Where have all the ash trees gone?

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Since 2010, the Township of Huron-Kinloss has been monitoring the Emerald Ash Borer migration and the affect the bug has on our ash trees. First signs of the Emerald Ash Borer were discovered in Lucknow in 2010, followed by Ripley and Point Clark in 2011.

The Township of Huron-Kinloss is attempting to act proactively to ensure the Emerald Ash Borer and the affected ash trees do not cause any damage to adjacent properties or create an unsafe environment for residents.

The Community Services Department is using the Have Your Say HK website to keep residents informed and updated with the project progress, ongoing details, and any changes. Have Your Say HK will provide a platform for any concerns with the project to be heard, and ask questions.


Since 2010, the Township of Huron-Kinloss has been monitoring the Emerald Ash Borer migration and the affect the bug has on our ash trees. First signs of the Emerald Ash Borer were discovered in Lucknow in 2010, followed by Ripley and Point Clark in 2011.

The Township of Huron-Kinloss is attempting to act proactively to ensure the Emerald Ash Borer and the affected ash trees do not cause any damage to adjacent properties or create an unsafe environment for residents.

The Community Services Department is using the Have Your Say HK website to keep residents informed and updated with the project progress, ongoing details, and any changes. Have Your Say HK will provide a platform for any concerns with the project to be heard, and ask questions.


  • Request for Quotes - Township of Huron-Kinloss

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    06 Sep 2018

    On July 4th 2018, Mike Fair, Director of Community Services, brought a report to Council with the following information:

    Background:

    Council is aware of the Emerald Ash Borer and the damages caused to Ash Trees in the last few years. The Township has recently approved the removal of 26 ash trees south of Bell Drive and west of Lake Range on Municipal property. The tree logs will be removed in exchange for reduced pricing, and the tops laid down to prevent injury to anyone in the future. Staff is recommending that ash trees along Boiler Beach Road on the lake side, in addition to ash trees on the Municipally owned parcels of land on the Algonquin Bluff directly north of the 10th Concession be removed if possible or at minimum laid down if removal is not possible.

    Comments:

    Staff would like to propose a request for quotation for the removal of all the Ash tree between Concession 10 and the Kincardine Boundary on the Boiler Beach Road, in addition to the Township owned parcels of Land along the Algonquin Bluff. Please see the maps for more information, Staff would advertise and review the Ash Tree inventory, and any other tree deemed a hazard with any potential bidders. If approved, staff would also complete a community engagement plan to ensure that all residents were kept informed of any works, and progress.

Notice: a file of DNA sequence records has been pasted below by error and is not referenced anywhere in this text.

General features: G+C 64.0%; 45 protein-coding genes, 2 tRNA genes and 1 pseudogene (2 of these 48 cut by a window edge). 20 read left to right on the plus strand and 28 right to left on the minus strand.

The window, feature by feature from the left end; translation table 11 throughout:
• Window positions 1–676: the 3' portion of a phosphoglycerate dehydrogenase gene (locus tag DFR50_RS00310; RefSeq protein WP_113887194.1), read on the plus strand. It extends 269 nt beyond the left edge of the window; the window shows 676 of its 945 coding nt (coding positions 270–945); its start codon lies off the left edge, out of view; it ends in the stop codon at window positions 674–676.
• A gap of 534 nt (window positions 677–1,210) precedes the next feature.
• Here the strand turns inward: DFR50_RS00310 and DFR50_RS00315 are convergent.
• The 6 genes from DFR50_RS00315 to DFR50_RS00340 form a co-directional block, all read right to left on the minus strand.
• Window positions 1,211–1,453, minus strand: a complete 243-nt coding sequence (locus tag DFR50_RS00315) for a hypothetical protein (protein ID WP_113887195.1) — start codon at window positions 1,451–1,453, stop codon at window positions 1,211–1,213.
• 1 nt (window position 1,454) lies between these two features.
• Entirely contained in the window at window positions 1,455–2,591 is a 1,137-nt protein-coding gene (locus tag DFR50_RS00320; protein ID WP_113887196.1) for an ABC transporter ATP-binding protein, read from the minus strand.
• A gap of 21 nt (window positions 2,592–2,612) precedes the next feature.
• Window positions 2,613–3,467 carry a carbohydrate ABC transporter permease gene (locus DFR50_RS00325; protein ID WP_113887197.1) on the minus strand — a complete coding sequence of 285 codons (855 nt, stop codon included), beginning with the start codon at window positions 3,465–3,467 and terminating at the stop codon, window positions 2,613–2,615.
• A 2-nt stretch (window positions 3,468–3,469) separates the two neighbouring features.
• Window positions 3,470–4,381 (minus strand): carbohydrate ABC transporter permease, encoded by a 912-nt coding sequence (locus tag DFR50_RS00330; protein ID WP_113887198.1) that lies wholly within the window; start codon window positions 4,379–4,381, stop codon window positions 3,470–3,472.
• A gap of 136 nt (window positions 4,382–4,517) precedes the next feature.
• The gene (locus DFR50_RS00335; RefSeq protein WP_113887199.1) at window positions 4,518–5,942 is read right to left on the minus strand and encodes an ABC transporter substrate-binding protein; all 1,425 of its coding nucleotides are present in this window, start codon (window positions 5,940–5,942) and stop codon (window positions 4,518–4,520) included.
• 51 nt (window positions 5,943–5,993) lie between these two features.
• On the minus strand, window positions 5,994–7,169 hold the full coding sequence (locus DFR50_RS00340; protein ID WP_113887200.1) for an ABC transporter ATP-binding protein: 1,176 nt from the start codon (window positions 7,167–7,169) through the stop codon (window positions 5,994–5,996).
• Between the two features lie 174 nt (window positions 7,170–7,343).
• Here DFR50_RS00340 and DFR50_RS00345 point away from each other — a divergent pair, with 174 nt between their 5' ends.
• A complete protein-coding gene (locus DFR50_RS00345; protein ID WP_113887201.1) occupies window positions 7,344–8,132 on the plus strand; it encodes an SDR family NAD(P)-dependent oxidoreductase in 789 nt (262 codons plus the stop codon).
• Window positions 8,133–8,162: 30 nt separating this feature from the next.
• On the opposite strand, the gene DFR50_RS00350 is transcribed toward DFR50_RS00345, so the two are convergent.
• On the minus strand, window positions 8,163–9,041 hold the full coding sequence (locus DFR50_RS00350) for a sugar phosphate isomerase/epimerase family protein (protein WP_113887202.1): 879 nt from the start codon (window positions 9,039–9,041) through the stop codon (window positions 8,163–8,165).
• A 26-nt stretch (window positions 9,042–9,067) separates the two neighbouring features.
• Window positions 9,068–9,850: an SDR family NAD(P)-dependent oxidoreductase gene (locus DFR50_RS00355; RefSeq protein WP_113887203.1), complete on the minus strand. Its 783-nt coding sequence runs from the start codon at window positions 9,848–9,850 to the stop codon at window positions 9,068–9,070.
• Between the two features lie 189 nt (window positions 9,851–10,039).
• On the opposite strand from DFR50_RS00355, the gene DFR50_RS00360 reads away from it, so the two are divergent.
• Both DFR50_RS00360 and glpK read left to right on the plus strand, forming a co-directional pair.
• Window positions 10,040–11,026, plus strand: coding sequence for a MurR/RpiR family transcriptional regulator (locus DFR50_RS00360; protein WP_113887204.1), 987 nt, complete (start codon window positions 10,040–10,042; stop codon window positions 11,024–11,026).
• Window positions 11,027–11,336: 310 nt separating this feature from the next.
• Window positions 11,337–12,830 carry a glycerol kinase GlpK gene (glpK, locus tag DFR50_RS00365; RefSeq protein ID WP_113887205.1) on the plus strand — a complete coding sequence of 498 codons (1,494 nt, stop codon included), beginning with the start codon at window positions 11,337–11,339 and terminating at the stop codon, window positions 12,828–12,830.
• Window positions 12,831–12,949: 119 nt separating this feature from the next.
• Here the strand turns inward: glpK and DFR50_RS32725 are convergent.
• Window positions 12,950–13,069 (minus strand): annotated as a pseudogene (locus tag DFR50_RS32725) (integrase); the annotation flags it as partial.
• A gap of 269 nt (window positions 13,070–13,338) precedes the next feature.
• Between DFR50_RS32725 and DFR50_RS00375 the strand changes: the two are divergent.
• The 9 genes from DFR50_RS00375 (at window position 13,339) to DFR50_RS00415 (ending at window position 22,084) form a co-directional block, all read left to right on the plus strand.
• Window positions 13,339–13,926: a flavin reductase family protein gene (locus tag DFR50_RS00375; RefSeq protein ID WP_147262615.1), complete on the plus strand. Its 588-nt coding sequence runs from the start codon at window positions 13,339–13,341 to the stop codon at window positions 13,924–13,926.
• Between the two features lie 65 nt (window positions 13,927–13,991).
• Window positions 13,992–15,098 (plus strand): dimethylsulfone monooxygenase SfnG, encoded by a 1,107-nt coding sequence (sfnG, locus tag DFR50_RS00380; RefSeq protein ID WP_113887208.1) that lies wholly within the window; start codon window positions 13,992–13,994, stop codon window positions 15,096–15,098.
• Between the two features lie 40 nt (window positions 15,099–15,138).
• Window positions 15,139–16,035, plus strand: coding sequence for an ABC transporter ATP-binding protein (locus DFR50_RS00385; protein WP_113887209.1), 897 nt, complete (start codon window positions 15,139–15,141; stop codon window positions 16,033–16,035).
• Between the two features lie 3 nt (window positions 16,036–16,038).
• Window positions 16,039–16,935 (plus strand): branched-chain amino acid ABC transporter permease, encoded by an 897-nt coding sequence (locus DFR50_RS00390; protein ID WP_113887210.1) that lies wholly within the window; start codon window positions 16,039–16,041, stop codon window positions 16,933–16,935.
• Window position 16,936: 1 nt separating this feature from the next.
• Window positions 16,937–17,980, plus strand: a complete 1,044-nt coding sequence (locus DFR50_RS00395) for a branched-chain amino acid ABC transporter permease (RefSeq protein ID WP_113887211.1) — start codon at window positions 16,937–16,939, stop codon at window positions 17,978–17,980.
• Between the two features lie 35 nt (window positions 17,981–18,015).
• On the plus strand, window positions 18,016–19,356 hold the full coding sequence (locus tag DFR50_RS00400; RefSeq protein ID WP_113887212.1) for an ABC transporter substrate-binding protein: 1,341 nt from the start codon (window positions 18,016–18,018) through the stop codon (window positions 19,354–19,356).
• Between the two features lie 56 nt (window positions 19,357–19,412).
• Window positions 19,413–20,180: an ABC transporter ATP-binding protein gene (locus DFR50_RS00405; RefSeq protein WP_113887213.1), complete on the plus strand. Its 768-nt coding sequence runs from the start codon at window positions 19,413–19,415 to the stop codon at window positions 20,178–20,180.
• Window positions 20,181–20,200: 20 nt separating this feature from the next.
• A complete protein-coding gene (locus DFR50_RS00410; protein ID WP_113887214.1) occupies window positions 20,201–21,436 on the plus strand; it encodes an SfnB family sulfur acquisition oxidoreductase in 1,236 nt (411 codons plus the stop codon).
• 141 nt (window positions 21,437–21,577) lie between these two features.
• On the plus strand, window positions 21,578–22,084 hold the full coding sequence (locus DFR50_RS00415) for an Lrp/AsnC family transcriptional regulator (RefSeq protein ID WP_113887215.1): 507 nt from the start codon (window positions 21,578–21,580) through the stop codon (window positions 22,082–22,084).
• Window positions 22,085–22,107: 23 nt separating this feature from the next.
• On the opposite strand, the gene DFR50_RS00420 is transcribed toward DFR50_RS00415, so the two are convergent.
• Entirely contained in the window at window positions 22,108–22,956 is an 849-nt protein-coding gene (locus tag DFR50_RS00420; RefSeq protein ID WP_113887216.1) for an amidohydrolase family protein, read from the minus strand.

• The Emerald Ash Borer is here!

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    06 Sep 2018

    Do you have an Ash tree that is dying or dead?

    If your dead or near dying tree is located in a yard or along a street, it will likely pose a hazard over time and should be removed if showing any signs of Emerald Ash Borer. However, if one of your ash trees is within a woodlot, it is much less likely to pose a danger to you or your family. If left standing, these trees can provide valuable habitat for wildlife. Standing dead trees are an integral component of a healthy ecosystem, creating nesting sites for birds, sheltered cavities for mammals and structure for a variety of other organisms.

    Safety, however, should be your top priority — if you think that the tree could be a hazard for you or others, be safe and remove it. If you plan to remove your tree, hire a reliable, insured, licensed arborist/tree service company. You may wish to hire a tree removal company on your own. Joining with your neighbors to hire a single company for a large group of local tree removals may also allow you to benefit from bulk purchasing prices. Don’t wait until ash tree is dead, tree contractors do not want to work on dead or near dead ash trees, these trees are unpredictable trees during the cutting process and become a hazard to personal contractor safety and public safety. Before hiring a company, be sure to obtain: • Estimates from multiple companies. • Proof of insurance. • Written estimates of cost. • Written agreement on disposal/site cleanup requirements. • References.

    For a list of local arborists or for tips on how to select a tree service company, please contact your yellow pages, the internet, or www.huronkinloss.com business listings. More information can also be found at: https://www.ontario.ca/page/emerald-ash-borer